I feel so strongly about my low back rehab plan that I’m going to guarantee it will reduce your low back pain!
Low back pain will affect 80% of the population at sometime in their life. Does that mean you should take a passive role and worry about the issues related to the injury when the time comes? No!! Being proactive and addressing the three common factors related to the injury is the smart approach and the typical method of managing injuries at MikeRyanSportsMedicine.com.
Preventative Rehabilitation or “Pre-Hab” is what wise sports medicine specialists utilize when working with elite athletes. Determining areas of concern such as bilateral asymmetry, poor biomechanics, overly tight and hyperactive muscles/connective tissue, overly elongated and hypoactive muscles/connective tissue and/or poor posture are potential factors.
Finding potential problems and implementing a plan to improve these conditions is the basic premise of what I do every day with my athletes. Low back therapy is one of the most challenging yet rewarding components of sports medicine.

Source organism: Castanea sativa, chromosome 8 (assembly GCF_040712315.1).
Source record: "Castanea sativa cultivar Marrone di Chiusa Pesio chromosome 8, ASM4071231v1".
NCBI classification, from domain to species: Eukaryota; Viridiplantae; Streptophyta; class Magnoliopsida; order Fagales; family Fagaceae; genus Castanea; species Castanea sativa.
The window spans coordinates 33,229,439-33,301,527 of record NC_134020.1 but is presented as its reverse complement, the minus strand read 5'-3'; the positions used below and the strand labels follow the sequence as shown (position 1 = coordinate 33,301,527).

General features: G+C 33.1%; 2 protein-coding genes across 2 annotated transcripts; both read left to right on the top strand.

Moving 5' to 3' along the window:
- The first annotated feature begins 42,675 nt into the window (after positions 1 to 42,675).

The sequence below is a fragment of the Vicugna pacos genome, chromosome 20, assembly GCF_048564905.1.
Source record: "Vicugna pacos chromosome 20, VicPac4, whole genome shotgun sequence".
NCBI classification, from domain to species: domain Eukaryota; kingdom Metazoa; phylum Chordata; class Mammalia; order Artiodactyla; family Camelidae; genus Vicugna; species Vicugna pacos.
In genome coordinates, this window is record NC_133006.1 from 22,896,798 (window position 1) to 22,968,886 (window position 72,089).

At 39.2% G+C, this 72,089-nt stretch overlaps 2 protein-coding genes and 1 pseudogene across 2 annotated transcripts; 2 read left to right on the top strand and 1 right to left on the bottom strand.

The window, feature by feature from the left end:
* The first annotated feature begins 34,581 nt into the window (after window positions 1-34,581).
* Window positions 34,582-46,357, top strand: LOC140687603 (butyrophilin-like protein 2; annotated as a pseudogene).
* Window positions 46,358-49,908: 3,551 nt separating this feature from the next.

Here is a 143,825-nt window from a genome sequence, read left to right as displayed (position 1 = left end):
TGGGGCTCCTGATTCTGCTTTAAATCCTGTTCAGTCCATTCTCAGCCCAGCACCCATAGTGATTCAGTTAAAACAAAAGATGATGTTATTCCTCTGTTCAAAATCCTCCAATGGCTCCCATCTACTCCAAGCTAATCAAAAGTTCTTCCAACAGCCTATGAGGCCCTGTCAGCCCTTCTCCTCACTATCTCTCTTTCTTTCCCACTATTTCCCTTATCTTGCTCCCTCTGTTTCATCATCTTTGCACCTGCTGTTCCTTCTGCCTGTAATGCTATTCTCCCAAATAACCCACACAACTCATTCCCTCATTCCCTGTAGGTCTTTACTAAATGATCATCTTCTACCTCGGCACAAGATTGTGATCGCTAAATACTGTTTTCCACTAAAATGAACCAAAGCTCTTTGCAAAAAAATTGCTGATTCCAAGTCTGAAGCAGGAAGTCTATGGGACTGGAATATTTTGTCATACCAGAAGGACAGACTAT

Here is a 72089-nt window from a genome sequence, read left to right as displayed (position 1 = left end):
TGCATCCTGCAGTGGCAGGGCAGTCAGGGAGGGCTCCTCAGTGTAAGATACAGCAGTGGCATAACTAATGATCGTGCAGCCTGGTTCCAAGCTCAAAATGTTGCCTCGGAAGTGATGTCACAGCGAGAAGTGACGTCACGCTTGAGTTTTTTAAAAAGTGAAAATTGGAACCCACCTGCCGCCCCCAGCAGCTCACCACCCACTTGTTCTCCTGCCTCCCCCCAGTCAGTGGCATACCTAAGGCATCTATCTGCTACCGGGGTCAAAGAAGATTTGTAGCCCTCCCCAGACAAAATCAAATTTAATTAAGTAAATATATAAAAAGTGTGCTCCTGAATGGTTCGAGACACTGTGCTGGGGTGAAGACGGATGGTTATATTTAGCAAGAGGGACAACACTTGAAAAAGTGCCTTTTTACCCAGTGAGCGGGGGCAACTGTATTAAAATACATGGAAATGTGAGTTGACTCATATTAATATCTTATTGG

The Benefits of Proactive Pre-Hab
When an athlete reduces or eliminates a negative factor such as an overly tight muscle or poor posture that is contributing to the symptoms, he/she will benefit in four ways:
1. Their performance will be enhanced.
2. They reduce the need to subconsciously compensate which will greatly reduces potential soft tissue issues elsewhere in the body.
3. The area of concern is less prone to injury.
4. If an injury does occur, the injury will be much less severe.
Danger Zones for Low Back Pain
In my opinion, most non-traumatic low back injuries are related to three factors. If you focus on improving these three factors, you will gain the upper hand on preventing low back pain. In most cases, it’s that simple.
1. Poor Hamstring Flexibility – Too much time sitting and too little time elongating the hammys.
2. Functionally Weak Abs – The lower abs are the key. If you strengthen this area of your rectus abdominus, from your navel down to the front of your pelvis, you’ll be able very happy with the results.
3. Poor Body Mechanics – It’s simply about being lazy. From tying your shoes to picking something off the ground to sitting in a chair, poor body mechanics and poor posture is killing your lumbar disc. Meanwhile, the disc provides no neurological feedback about it’s injury….until it’s too late.
Three Steps to Avoid or Reduce Low Back Pain
As you can imagine, these three steps of low back therapy are based on solving the three problem areas previously noted.
Step #1 – Increase Hamstring Flexibility
This may not be the fun and exciting exercise that your friends are bragging about but it may prove to be one of the most important activity of your day if staying healthy is part of your master plan.